best of 2011

I do it every year … [2005] [2006] [2007] [2008] [2009] [2010] … so I can’t stop now. For new readers or people who are just discovering my content, I always do a list of my favorite / top / best blog posts from the previous year so here’s 2011’s list:

I truly thank you for being a reader of the Shotgun Marketing Blog. I hope to continue to provide you with useful and entertaining content in 2012. Don’t miss any of the upcoming posts by either subscribing to the RSS feed (through a reader or by email) or following me on Twitter or on Facebook.

barbers don’t cut their own hair

A quick follow up thought to my post last week about a PR firm’s debacle

  • Barbers don’t cut their own hair.
  • The cobbler’s children have no shoes.
  • A lawyer who represents himself has a fool for a client.
  • And marketers do a poor job of marketing themselves. In fact, they stink at it.

Your ad, PR, or marketing firm should develop a reciprocal agreement with another similar sized shop that is not a local competitor.

The immediate gain could be a mutual sounding board and critic of current client outreach programs. Each PR firm, ad agency, or marketing shop could even create self-promotional content for the other one. This content would be fresh and exciting even for employees since they wouldn’t have gotten tired of it when they created it. It’s like having someone else make a sandwich for you. It’s better.

But the real reason you should create this reciprocal agreement today is for your impending disaster.

A smart marketer would never suggest that a client handle their own crisis communication. But marketers are more than willing to dig deeper holes for themselves.

Set up an agreement and plan that lets the other agency take over your corporate communications when you hit the panic button. Maybe even hold a social media fire drill.

Your crisis partner will have an objective view because when the crisis hits you won’t be able to see the forest for the trees.

PR firms and bloggers are like matches and gasoline

Blogger outreach in PR is like working with gasoline. Work with it correctly and it makes the vehicle go. Do it incorrectly and it blows up with disastrous consequences.

I am amazed at the number of PR firms who have an astounding lack of understanding at not only the basics of public relations, but also the basics of civility and common sense.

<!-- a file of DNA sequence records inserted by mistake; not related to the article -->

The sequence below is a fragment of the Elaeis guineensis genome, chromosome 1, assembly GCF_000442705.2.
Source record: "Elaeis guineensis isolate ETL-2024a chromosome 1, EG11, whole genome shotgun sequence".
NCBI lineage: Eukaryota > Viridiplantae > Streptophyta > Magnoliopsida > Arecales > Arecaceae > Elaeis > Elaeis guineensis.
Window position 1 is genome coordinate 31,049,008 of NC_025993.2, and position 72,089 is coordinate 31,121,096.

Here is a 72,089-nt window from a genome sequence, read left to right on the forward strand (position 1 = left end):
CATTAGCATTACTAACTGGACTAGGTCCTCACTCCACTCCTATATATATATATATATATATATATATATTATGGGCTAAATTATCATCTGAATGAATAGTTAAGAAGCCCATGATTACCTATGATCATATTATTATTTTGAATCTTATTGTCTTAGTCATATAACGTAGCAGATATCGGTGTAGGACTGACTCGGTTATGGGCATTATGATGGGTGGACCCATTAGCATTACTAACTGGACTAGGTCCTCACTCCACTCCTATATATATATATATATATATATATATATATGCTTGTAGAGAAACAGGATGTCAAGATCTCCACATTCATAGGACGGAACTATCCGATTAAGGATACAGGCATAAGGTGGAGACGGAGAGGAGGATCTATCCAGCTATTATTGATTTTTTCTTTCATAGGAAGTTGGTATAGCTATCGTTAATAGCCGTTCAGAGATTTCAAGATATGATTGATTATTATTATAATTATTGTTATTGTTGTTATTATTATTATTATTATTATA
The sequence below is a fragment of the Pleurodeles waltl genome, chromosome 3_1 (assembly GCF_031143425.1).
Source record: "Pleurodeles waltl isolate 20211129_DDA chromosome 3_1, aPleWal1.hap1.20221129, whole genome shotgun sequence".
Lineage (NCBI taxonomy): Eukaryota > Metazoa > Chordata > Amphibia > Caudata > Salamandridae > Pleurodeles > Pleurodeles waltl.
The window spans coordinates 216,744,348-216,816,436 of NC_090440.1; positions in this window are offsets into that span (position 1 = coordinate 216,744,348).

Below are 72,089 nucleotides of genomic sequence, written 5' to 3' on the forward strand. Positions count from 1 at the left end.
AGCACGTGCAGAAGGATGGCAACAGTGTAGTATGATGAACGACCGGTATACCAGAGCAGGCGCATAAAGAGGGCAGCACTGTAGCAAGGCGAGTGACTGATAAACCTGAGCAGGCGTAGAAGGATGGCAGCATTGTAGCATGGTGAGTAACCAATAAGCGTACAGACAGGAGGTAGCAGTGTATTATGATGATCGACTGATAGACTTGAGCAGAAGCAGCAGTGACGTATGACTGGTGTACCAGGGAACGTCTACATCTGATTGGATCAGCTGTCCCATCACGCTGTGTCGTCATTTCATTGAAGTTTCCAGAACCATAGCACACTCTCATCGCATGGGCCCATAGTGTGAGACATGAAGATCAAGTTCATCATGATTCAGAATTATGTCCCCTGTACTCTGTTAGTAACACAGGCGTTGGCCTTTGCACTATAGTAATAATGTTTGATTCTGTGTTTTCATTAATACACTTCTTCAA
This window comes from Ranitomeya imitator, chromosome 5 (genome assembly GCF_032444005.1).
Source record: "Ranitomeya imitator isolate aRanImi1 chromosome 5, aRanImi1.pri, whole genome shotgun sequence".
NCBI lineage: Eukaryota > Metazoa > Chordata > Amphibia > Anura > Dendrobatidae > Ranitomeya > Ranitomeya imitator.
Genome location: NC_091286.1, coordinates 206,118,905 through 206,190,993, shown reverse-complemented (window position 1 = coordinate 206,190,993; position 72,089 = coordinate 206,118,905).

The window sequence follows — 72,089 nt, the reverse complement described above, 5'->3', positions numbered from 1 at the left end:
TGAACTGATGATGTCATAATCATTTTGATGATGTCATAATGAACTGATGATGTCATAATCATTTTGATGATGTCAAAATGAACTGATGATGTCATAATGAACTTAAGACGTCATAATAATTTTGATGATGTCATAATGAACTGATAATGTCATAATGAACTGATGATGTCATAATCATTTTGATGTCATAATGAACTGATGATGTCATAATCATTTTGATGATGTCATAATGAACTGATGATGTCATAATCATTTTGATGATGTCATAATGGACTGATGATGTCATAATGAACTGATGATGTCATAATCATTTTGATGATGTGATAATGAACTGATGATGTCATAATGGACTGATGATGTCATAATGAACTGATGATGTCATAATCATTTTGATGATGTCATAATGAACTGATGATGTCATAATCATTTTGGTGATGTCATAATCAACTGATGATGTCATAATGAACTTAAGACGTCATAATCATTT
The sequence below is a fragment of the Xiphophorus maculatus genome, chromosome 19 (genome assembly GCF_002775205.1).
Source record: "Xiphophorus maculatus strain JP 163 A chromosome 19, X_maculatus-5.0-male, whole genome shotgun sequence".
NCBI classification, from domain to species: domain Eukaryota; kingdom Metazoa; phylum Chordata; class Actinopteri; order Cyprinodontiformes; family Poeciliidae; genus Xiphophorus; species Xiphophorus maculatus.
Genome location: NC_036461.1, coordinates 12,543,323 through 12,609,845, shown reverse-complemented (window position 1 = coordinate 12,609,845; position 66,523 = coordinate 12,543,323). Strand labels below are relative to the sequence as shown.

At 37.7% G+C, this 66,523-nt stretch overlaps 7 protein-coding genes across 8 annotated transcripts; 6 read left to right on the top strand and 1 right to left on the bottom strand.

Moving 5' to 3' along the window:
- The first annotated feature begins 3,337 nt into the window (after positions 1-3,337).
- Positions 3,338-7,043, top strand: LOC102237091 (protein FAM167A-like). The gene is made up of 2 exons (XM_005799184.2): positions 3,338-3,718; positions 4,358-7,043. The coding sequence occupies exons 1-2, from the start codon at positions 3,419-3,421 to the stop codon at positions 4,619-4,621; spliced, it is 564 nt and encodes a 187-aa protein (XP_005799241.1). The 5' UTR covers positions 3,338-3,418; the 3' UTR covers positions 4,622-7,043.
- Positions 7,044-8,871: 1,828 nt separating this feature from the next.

Until yesterday, one of the best recent examples of this phenomenon was ConAgra’s PR firm tricking bloggers about Marie Callender food, but some email exchanges yesterday provide us with a classic textbook debacle.

Instead of a recap, I’ll just let you read the story of how a few employees at BrandLink Communications have nearly destroyed their business with a bad pitch to the Bloggess. (warning: profanity-laden)

Their first basic mistake was relevance. While the point of PR is to get mentioned in as many forms of media as possible, too many firms just blast their entire contact list with every pitch. Look at the placement (whether it’s a blogger or traditional print/broadcast outlet) and see if what you’re pitching is similar to the type of content and audience they have.

For some reason, I keep getting emails from a PR firm who wants me to write about MRI machines here on the Shotgun Marketing Blog. They have not researched. Shoddy research doesn’t count either. I get a few pitches a week wanting me to write about guns and/or ammunition.

The well-researched personalized pitch works. Take a look at the 2nd half of Mark Schaefer’s post back when I was pitching bloggers about Brand Zeitgeist.

Another tenet of sending out good pitches is basic proofreading. If you look at the quotes from BrandLink Comm’s original pitch, it’s rampant with spelling and grammar errors. There’s now an entire generation of young professionals who are now sending out professional emails with the laissez-faire style of online communication and texting. It might work with some bloggers, but you’re going to immediately be deleted by the traditional editor who has an AP Stylebook sitting next to the Bible.

While BrandLink Comm had a bad pitch to start with (as The Bloggess tried to tell them with the Wil Wheaton link), this issue was compounded by arrogance, hubris, and rudeness. In PR, you’re basically going with hat-in-hand and asking for help. Be respectful of their audience and their time.

And when you do mess up, say you’re sorry and mean it. BrandComm has sent the Bloggess an email apology and apologized on their Facebook page, but the offensive VP (Jose) continues to be glib and use non-apologies on his Twitter feed.

All PR firms who reach out to bloggers need to have a training with all their employees using this instance as the prime case study. (Need a trainer?)

And always remember, reply-all is the most dangerous thing on your computer.

Update: This is not the first time that Jose has ticked off a high-profile blogger.

Follow-up Post: PR firms, ad agencies, and other marketers should find a partner for disaster